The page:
The process works as follows: using ultrashort pulsed laser radiation, a transparent work piece is exposed in the volume with 3D resolution at precisely the areas where material is to be removed. The material is chemically and physically changed and therefore gets selectively etchable. In the subsequent wet-chemical etching process, the exposed material is removed, while the unexposed material is scarcely affected by the etching process. This process makes it possible to manufacture micro channels, shaped holes, structured parts, and complex, composite mechanical components and systems. The ISLE technique can also be used for sapphire and glass as well as ruby. It is reproducible and ensures that components are geometrically identical in series production, while also offering a high degree of geometric and design freedom. Particularly impressive are its ability to produce shapes with micrometer accuracy, as well as kerfs and bores with extremely large aspect ratios, thanks to the small focus volume. The ISLE technique enables a level of material and energy efficiency that is simply not possible to obtain mechanically using even the most advanced ablative processes.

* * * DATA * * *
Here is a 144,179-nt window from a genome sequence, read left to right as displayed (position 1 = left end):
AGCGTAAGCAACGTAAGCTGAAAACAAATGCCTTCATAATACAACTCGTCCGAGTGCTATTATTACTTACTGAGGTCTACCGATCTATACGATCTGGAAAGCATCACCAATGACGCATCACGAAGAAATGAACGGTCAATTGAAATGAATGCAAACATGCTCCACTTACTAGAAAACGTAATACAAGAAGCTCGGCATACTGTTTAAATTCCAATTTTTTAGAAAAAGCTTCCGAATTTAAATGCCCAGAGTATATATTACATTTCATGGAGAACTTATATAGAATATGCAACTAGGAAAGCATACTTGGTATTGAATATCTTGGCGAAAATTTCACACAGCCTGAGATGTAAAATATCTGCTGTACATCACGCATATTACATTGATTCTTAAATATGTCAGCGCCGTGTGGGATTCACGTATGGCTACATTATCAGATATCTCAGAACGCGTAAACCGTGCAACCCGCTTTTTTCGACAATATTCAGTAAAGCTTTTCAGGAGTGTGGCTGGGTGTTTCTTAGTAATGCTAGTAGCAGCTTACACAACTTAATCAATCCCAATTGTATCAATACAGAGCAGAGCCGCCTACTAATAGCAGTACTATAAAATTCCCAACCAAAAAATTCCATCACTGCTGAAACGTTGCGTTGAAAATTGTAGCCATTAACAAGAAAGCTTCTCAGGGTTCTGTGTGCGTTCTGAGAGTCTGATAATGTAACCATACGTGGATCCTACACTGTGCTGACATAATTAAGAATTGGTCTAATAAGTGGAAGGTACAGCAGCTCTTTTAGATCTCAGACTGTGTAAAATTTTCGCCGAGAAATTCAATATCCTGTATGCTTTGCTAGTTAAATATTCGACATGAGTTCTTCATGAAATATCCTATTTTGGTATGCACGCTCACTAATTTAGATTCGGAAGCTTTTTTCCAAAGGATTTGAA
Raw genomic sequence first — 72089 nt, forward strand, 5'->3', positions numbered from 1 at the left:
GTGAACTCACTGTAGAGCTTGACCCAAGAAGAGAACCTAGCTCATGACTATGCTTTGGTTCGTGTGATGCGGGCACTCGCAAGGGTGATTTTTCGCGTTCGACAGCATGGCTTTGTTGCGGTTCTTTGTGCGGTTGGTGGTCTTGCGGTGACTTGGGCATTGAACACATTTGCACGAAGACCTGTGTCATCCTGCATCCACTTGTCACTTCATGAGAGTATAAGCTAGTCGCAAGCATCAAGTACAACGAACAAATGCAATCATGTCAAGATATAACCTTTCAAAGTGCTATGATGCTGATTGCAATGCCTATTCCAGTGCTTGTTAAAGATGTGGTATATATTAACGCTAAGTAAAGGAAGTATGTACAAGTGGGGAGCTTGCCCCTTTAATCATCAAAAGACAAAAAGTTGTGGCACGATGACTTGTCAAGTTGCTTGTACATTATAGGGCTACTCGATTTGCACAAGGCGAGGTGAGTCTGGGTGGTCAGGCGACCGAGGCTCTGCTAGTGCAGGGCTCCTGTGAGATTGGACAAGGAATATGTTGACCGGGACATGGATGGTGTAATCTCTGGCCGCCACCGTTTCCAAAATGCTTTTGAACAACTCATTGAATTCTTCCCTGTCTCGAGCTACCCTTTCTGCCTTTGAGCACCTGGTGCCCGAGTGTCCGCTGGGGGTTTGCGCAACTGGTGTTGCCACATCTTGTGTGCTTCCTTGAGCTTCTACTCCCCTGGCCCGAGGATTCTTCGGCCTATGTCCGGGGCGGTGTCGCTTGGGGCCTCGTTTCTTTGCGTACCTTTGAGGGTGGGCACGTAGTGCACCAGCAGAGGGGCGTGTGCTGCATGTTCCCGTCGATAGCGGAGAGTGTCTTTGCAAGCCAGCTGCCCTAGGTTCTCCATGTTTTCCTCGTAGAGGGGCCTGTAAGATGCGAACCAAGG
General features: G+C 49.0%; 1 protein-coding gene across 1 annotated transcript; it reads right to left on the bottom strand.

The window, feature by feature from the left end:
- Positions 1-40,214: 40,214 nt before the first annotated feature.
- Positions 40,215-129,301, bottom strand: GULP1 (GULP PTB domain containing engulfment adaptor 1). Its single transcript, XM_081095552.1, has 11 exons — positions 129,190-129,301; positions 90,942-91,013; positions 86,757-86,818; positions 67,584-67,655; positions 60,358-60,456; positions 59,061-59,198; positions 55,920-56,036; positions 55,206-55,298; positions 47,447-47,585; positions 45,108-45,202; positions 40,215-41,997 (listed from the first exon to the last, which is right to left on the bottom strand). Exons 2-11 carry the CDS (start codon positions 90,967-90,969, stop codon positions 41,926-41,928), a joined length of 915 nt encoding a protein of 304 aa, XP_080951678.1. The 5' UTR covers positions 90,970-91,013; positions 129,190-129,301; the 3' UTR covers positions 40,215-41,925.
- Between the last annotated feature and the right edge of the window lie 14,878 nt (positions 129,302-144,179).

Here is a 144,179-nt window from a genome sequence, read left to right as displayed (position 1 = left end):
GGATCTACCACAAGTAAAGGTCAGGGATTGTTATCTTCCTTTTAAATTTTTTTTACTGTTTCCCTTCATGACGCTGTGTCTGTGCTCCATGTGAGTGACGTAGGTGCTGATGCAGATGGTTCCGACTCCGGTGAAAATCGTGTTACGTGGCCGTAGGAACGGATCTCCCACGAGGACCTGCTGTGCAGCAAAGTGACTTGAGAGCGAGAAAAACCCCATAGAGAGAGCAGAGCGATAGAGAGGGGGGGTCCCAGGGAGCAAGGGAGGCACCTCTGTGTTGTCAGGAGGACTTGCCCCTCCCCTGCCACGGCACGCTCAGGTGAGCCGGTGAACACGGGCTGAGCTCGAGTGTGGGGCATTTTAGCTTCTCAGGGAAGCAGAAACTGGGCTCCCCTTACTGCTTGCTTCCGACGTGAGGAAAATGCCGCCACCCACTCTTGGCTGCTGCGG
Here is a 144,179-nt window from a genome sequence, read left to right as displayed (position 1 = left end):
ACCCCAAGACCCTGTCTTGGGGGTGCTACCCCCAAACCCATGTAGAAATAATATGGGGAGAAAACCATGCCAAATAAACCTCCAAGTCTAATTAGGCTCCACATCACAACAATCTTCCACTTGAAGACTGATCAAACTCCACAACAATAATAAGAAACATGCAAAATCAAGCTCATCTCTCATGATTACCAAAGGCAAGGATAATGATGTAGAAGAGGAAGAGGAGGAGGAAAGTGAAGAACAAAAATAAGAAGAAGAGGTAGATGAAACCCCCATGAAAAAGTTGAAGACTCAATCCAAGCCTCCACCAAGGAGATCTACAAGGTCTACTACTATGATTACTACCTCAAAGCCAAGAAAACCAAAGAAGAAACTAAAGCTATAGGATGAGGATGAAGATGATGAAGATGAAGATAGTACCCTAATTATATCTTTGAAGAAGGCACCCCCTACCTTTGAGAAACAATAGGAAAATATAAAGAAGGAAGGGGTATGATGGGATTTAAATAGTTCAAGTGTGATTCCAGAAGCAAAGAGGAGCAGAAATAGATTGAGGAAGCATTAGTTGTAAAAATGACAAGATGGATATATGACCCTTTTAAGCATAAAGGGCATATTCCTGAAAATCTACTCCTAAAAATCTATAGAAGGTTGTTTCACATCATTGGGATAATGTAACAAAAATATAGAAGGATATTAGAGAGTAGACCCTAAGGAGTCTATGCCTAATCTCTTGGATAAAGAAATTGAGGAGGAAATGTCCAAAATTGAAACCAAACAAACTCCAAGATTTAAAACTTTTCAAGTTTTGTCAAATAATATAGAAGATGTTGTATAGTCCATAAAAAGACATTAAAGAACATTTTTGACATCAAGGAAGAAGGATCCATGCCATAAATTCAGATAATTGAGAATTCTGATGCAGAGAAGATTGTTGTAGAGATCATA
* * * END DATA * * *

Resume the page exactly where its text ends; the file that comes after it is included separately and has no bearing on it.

Scaling the laser manufacturing technique for industrial application :

The main challenge facing the researchers in Aachen now consists in developing the ISLE technique so that it can be used by the manufacturers of micro components. “We are constantly working on improving the scalability of our technique so that a transfer from the lab to industrial-scale production can take place sometime in the future,” explains Dr. Dagmar Schaefer, group manager at Fraunhofer ILT. “The ISLE technique is individually adapted to the customer’s requirements according to the specific application. The biggest challenge for us is to achieve both the required component specifications and a sufficiently rapid structuring process at the same time.”

The exposure speed is currently several hundred millimeters a second. The goal is to increase this to several meters a second. At present, exposing a mounted gear wheel with a diameter of three millimeters would take 15 minutes; the higher exposure speed would reduce this time by a factor of 10.

Fraunhofer Institute for Laser Technology ILT